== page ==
About Roderick Treece
Roderick Treece is the owner of Custom Glass Signs, located in Encinitas, California. He is a fifth generation Californian, descended from the pioneers of the infamous Donner/ Reed party who attempted to cross the Sierra Nevada at Donner pass in the terrible winter of 1849Roderick’s father was the director of the graphics department at the world famous Knott’s Berry Farm, which was also one of the first amusement parks in California.
Roderick would accompany his father to work, arriving there at 6:30 in the morning, which gave Roderick plenty of time to wander around the park unsupervised. It wouldn’t take long before he was picked up by security guards, and dragged back to the sign shop where his father was working. For the rest of the day, to keep him out of trouble his dad would have him repaint perfectly good signs, under the guise that they needed a color change. Getting into trouble, or rather staying out of trouble, was why he learned to paint signs.
It seemed natural to become a sign painter like his father, but in high school Roderick discovered photography, and that evolved into an interest in the broader fine arts. It was while studying art and photography at Orange Coast College that Roderick realized he could make a life of commercial and fine art.
From those auspicious beginnings was born StudioZero, which for the past twenty five years has been providing clients all over the world with hand painted signs, TV news cast back drops, trade show booths, and interior and exterior decorative finishes. Working in a wide variety of mediums has enabled Roderick to develop the capacity to design and create an almost limitless array of unique products. Completed projects include sculpting an eight foot tall cell phone out of high density foam for a Boost Mobile display. The phone included illuminated buttons and a functional LED screen. Gotcha sportswear commissioned a giant harlequin head for a trade show booth. The model was sculpted in clay and the booth was constructed of plywood, chicken wire, sculpted foam and fabric. The mouth of the harlequin was a full size entry way to the booth.
Despite all the different mediums Roderick worked in, he always had a special affinity for working with glass. Perhaps it was his father’s influence, who taught Roderick an appreciation for guilding and having respect for the disappearing arts of the old sign painters. His travels to Italy and Indonesia deepened this interest. The back painted glass of the Cafe Florin in Venice, the guilded signs of the Ponte Vecchio in Florence, and the reverse back painted glass of Bali, inspired him to research these glass techniques that were in danger of becoming obsolete. His search led him to the master craftsman, Rick Glawson, who was willing to share his knowledge and expertise in the art of glass signs. Rick was one of the founders of the Letterhead Society, a group of sign artist who are dedicated to rediscovering and preserving long lost techniques and materials. Nurtured by these relationships, Roderick has dedicated himself to the art of glass signs.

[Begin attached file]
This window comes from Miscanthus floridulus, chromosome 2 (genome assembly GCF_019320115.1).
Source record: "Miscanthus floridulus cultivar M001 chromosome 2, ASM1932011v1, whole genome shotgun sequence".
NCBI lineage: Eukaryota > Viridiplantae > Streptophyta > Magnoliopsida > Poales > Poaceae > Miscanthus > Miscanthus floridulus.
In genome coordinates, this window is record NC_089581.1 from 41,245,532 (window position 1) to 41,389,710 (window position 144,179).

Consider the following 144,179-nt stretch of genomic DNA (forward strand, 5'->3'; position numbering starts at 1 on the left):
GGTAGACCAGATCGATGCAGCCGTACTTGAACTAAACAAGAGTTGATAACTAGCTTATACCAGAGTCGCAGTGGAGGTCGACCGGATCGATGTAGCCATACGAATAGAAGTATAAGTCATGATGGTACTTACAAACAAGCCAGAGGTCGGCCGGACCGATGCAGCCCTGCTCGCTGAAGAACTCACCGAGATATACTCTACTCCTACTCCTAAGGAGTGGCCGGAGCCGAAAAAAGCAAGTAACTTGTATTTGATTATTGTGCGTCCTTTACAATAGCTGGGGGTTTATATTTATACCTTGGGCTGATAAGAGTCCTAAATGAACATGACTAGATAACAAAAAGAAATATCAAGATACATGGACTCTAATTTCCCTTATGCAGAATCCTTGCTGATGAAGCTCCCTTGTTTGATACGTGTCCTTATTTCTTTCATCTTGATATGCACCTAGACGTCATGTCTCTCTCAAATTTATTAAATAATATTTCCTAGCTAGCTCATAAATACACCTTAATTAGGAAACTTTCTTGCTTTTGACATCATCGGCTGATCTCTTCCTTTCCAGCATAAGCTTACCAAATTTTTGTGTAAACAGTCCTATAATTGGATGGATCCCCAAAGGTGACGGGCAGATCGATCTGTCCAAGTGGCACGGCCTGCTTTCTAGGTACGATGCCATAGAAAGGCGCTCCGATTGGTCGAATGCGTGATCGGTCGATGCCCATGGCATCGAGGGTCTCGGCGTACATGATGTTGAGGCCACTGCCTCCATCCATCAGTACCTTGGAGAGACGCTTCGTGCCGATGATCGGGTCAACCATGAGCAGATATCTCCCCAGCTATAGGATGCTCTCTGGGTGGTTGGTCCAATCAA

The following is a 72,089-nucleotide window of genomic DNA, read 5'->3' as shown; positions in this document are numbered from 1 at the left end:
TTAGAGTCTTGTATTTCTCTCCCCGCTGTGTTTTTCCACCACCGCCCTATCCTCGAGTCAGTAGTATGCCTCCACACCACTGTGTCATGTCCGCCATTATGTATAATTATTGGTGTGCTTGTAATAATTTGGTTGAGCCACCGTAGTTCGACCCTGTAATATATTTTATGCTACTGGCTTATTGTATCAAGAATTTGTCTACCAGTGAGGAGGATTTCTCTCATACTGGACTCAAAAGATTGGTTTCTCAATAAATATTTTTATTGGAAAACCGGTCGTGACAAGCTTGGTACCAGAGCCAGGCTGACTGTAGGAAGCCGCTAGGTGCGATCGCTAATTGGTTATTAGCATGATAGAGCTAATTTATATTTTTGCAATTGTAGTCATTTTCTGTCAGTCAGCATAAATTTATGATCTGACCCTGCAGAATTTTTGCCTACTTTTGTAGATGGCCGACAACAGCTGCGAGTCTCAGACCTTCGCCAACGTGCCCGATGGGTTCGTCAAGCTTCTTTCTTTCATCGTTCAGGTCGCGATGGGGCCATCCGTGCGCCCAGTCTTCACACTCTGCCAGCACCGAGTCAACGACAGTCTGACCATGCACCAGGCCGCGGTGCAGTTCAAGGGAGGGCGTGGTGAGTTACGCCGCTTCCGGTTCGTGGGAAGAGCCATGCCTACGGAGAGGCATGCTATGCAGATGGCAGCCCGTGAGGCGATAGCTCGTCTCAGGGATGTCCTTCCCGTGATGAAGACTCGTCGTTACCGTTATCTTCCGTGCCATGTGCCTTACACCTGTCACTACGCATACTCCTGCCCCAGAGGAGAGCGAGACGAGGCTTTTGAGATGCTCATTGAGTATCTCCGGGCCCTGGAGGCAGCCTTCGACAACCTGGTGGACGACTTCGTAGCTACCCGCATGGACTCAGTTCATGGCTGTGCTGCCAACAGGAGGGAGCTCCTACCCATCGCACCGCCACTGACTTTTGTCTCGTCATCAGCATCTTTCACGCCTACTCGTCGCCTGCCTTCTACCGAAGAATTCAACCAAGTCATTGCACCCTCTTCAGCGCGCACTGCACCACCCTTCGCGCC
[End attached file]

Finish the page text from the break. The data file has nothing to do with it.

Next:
Roderick’s biggest passion has been glass signs. While building his own house and coming down to the finishing touches, it was apparent that there were quite a few opportunities for glass pieces. “I designed and fabricated mirrors for my wife’s bathroom and closet. We included transom window areas above the doors that where perfect for glue chipped windows”. It was at that time Roderick thought it would be good to focus on making custom glass signs and mirrors. “Being able to utilize all the years of experience working with different kinds of materials to be able to make custom glass piece is a dream come true”Roderick has completed custom glass signs and mirrors for interior designers, restaurants, bars and private homes across the United States.